Images

Images & Visual Content

Whether you use images in your PowerPoint, course shell, or another piece of instructional material, we want to make sure that those with vision impairments can get the information out of them as well.

On this page, images also refers to all visual content you may be using or embedding, such as shapes, videos, graphics, and even charts and graphs, if they are being shared as a picture file (e.g, .jpg, .png).

Icon used to represent the option to "insert an image" on various platforms (for example, Word and Canvas".
Icons made by Freepik from www.flaticon.com

Informative or Decorative?

Before you apply this ADA best practice to the visual content in your course, first you need to discern whether or not the images are informative or decorative.

Informative

Essential to understanding content, concepts, or the purpose of the page.

Example:

Chart. This an informative chart that I’ve embedded into a PowerPoint slide as picture file (.jpg).

Screenshot of a PowerPoint slide with an informative visual element.

Decorative

Non-essential to understand the content or purpose of the page.

Example:

Icon. This icon is a decorative visual element that is aligned before the text (“Do Your Best Work”). The icon is not necessary for a student to understand this section of the page.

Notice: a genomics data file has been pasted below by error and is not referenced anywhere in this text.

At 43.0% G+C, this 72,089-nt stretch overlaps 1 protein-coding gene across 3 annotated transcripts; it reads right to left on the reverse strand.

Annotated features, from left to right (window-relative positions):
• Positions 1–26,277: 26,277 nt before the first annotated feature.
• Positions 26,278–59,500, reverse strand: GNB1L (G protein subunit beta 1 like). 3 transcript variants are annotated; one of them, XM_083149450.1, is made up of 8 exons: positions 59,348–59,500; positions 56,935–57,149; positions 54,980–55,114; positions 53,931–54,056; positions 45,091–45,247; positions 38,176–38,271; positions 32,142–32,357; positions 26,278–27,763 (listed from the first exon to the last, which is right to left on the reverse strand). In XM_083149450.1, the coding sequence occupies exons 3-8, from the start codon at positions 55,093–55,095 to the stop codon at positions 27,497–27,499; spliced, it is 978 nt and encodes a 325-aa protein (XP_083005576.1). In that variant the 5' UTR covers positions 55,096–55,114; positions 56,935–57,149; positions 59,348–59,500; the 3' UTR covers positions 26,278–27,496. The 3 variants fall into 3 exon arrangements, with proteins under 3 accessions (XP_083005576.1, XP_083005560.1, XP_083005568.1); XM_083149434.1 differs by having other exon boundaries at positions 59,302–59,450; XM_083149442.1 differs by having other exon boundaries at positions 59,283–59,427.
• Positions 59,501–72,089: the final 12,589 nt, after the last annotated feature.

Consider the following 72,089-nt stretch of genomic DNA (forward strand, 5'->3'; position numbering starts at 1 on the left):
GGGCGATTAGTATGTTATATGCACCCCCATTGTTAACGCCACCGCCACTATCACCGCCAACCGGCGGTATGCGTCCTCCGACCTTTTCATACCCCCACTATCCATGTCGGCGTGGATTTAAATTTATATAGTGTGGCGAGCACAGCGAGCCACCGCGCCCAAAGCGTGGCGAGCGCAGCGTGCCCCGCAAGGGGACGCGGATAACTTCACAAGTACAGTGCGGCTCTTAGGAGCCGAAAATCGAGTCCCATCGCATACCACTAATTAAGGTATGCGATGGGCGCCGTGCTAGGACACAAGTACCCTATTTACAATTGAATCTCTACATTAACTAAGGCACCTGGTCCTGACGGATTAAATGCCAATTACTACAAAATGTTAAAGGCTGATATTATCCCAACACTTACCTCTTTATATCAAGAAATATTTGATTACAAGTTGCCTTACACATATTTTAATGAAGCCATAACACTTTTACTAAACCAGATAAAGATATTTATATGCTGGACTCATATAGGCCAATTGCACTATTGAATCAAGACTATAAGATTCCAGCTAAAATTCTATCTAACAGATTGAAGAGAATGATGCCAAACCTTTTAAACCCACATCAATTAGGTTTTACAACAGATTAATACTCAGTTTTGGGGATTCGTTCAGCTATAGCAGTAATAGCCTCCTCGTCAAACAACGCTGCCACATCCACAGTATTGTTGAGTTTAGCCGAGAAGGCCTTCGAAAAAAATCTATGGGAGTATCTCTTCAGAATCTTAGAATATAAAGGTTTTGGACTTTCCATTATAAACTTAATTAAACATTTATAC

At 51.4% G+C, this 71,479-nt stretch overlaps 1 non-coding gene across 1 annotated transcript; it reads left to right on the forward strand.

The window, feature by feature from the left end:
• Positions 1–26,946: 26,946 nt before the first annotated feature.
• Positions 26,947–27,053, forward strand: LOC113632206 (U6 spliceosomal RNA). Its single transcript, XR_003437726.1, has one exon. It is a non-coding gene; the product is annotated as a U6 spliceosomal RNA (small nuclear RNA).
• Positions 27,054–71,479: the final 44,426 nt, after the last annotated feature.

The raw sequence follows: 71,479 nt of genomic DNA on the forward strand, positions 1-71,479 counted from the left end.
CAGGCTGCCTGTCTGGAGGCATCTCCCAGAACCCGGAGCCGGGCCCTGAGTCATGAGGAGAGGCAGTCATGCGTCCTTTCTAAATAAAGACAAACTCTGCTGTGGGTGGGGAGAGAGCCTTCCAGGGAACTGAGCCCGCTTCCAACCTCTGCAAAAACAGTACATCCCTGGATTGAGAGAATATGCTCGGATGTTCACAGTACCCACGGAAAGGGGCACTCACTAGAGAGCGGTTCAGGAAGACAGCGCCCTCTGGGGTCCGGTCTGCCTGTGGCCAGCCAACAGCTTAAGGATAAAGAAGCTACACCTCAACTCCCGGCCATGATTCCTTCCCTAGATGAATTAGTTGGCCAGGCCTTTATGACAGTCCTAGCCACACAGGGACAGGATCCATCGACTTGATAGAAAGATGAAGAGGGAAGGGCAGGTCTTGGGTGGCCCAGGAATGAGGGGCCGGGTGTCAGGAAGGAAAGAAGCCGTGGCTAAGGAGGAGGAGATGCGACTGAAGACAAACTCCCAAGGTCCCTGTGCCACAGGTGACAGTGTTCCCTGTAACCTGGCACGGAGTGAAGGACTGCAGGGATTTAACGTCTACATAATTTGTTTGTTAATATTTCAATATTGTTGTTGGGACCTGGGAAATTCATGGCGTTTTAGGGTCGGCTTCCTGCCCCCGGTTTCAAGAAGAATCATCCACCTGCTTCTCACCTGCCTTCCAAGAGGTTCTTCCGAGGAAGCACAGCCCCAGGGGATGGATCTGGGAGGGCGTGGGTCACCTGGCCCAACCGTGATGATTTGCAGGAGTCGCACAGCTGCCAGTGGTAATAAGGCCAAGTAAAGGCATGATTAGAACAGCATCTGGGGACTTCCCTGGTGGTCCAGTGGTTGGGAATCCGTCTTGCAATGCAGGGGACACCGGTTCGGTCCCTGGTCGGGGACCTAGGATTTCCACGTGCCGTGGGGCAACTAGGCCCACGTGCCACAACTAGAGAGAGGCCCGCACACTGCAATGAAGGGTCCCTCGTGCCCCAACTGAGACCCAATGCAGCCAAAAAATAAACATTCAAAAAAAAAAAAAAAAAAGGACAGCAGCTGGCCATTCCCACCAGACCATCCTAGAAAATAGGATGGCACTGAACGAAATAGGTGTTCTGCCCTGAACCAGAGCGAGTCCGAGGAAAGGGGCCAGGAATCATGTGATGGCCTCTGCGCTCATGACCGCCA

Screenshot of decorative visual element.

Informative Visual Content

This type of visual content requires the use of alternative text (also known as “alt tags” and “alt descriptions”). This text helps screen-reading tools describe visual content to visually impaired students.

Decorative Visual Content

This type of visual content should be marked as decorative (when the option is available). When an image is marked as decorative, that cues a screen reader to skip over it rather than reading it’s alternative text.

Instructions

Follow the guides below to learn how to add alt. text or make images decorative in your materials. Keep in mind that the “decorative” option is not available on all platforms (e.g., Google Sheets and Google Docs).

PowerPoint Logo

Adding alternative text in PowerPoint

Google Slides Logo

Adding alternative text in Google Slides.

Microsoft Word Logo

Adding alternative text in Word.

Google Docs Logo

Adding alternative text in Google Docs.

Adobe PDF Logo

Adding alternative text in a PDF.

Canvas Logo

Adding alternative text in your course shell.

SPECIAL TIP

Before you add an image to your instructional material(s), check the file name. Sometimes we save files as arbitrary names, (ex. image001.jpg). Rename the file to something meaningful, (ex. Image of President Roosevelt). The file name will populate as the auto alt. text for many platforms, saving you time in writing or editing alternative text.